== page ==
Brinkley said Kennedy's wife, Ethel, made a deal after his assassination in Los Angeles in 1968 that allows her to maintain control of the papers. And she has not decided to release him.
"Mrs. Kennedy is not doing anything wrong they are really her papers at this point," Brinkley said Monday on "CBS This Morning."
Brinkley said the papers are personal in nature and are likely to include correspondence between Kennedy and his family members and friends. However, he said the papers also are likely to include information on the Cuban Missile Crisis and other key policies he was involved in as attorney general.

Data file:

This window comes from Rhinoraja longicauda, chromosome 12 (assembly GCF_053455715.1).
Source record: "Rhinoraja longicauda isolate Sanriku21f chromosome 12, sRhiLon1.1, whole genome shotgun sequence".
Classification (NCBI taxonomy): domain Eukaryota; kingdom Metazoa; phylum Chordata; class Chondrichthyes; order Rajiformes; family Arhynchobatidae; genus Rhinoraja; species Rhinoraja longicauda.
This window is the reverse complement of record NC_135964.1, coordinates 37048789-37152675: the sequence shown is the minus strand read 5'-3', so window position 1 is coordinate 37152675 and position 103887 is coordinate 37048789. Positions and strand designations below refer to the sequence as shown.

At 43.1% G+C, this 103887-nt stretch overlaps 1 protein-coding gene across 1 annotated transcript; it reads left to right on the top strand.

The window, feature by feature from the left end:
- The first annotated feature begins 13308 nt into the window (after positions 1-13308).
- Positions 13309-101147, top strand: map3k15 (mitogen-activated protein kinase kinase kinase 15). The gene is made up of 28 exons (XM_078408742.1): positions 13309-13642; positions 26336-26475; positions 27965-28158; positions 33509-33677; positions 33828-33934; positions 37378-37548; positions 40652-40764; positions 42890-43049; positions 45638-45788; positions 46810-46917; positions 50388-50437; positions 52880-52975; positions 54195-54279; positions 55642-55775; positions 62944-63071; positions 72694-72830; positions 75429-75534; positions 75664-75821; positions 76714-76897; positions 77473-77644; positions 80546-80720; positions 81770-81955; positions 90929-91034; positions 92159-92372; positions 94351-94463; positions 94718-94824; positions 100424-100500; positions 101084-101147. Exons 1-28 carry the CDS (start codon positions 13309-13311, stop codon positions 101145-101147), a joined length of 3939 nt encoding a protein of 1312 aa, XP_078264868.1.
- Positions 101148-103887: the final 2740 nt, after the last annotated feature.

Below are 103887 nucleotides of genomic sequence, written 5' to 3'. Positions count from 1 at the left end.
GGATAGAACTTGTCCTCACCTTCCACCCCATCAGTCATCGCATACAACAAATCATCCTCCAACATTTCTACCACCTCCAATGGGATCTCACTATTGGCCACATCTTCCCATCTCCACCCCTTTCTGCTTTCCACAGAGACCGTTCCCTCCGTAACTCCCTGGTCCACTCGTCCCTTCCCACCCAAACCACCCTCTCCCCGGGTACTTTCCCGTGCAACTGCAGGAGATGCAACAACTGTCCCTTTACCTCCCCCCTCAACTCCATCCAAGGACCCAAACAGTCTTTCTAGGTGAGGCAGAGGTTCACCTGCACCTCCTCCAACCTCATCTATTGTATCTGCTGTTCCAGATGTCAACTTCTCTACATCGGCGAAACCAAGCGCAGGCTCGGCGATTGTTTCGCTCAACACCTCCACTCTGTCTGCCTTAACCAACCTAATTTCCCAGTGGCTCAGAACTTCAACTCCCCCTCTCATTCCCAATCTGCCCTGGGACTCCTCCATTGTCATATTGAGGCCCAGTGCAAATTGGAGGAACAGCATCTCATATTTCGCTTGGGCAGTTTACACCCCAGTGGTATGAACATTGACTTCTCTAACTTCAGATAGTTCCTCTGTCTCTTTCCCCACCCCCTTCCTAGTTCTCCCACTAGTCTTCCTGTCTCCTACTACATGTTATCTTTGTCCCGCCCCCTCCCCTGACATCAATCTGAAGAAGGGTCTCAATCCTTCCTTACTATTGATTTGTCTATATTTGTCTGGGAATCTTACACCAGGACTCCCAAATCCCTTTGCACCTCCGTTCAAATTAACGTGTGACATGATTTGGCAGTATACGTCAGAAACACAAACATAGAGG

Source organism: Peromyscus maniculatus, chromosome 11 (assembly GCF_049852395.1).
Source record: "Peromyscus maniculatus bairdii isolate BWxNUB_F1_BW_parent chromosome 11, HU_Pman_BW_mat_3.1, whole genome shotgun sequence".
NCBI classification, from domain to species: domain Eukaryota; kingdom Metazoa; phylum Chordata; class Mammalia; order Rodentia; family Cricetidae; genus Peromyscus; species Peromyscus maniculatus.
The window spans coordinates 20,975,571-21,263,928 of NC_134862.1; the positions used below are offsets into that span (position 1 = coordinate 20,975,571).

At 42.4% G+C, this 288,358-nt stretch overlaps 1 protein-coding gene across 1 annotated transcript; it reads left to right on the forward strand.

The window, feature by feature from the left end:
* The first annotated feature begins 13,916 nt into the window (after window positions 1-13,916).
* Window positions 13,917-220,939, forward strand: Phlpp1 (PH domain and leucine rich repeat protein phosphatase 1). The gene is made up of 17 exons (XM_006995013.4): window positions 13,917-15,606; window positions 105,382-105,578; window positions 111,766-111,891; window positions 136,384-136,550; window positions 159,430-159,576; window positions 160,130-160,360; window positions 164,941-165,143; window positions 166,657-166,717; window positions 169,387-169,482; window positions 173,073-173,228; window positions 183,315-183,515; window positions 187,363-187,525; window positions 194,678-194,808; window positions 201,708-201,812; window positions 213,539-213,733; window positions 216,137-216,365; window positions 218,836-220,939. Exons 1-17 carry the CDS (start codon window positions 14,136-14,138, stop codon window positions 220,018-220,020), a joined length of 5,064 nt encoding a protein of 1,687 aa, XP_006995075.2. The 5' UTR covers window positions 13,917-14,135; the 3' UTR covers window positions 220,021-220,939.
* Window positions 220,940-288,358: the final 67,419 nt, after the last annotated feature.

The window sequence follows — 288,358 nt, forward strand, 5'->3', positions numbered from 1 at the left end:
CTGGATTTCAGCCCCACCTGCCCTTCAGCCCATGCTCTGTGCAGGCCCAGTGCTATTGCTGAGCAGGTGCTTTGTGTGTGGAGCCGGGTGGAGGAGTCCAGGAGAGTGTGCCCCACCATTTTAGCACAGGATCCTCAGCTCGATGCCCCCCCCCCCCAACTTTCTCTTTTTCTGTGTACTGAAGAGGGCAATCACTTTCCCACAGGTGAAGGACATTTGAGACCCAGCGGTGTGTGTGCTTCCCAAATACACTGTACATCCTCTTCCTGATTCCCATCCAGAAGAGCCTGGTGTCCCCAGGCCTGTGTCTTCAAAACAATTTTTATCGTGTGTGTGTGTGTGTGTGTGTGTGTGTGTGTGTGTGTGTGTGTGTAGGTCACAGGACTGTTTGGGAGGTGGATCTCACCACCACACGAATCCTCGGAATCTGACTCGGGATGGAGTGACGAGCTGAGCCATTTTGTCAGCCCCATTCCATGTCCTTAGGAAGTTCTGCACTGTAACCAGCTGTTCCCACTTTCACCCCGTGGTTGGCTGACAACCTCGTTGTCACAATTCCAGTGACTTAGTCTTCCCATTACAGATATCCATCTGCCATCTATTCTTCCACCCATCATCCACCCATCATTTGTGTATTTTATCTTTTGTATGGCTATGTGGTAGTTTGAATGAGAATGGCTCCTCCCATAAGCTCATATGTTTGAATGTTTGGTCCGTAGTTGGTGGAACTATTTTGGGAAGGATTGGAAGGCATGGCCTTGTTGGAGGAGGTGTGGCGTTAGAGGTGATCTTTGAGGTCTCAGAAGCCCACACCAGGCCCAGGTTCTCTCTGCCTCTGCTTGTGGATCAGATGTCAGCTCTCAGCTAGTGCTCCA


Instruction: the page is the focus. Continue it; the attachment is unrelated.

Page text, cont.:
"The Kennedy family says they're going to be opened, it's just a matter of timing," Brinkley said.
Brinkley also said the family vacation home in Hyannis Port, Massachusetts is the cause of a Kennedy family disagreement about what to do with the estate.
"The good news is... the house is saved," Brinkley said because the late Senator Ted Kennedy's wife, Vicki, donated the house to preserve it.
The presidential historian also said that since Senator Kennedy died, the Kennedy family has been void of a central patriarch in the family.
"All the Kennedy family would galvanize around him. That doesn't exist anymore," he said.